Belarus, Estonia, Russia and Ukraine: four countries whose destinies are tightly interwoven. Now the S. Fischer Foundation, the German Academy of Language and Literature, and Allianz Cultural Foundation have created a transnational platform for discussing the most pressing country-specific topics in a common European context.
Three decades after the fall of the Berlin Wall, we are yet to come to terms with 1989’s historical significance, let alone the challenges of the present. What is the actual meaning of the ‘annus mirabilis’ and everything that followed? If this question is still unanswered, perhaps our approach is flawed, suggests Karl Schlögel.
1989 and its aftermath gave life to a liberating yet frightening era of ‘wild thinking’, whose manifold meanings and consequences refuse to be caged in a historical sermon. ‘All we can do is to tell our stories and listen to those of others’, setting aside teleological interpretations of history and taking up the radical challenges of our troubled times. Watch the video or listen to the address in Gagarin, the Eurozine podcast onSpotify, Apple podcasts, Castbox, Stitcher or Soundcloud.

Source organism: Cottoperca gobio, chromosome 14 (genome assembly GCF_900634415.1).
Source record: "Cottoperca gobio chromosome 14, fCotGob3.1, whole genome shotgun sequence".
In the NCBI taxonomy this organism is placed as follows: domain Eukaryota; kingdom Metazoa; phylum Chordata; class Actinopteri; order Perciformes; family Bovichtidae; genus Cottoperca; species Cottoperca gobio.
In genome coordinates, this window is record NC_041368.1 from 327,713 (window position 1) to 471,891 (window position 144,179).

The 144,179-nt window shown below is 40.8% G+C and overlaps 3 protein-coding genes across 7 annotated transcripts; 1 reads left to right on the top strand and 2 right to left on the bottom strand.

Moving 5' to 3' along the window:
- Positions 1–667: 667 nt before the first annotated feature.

Historian and professor Karl Schlögel’s speech kick-started the second day of the 30th European Meeting of Cultural Journals ‘Europe ‘89: The promise recalled’ held in Berlin between 1 and 3 November 2019.
Read Schlögel’s corresponding article here.
Schlögel’s keynote was followed by his conversation with Karolina Wigura, sociologist, historian and editor of the Polish journal Kulturna Liberalna.
The essay based on this address is published in our brand new anthology, The legacy of division: East and West after 1989.
Published 23 July 2020
Original in English
First published by Eurozine
© Karl Schlögel / Heinrich Böll Stiftung / EurozinePDF/PRINT
Merkel’s volte-face on Europe has been prompted by a shift in the balance of power in Germany’s party landscape, argues Jürgen Habermas. The rise of the AfD has forced the German leadership to reappraise the imbalances of reunification and to re-assume the role the country had thirty years ago in shaping Europe’s future.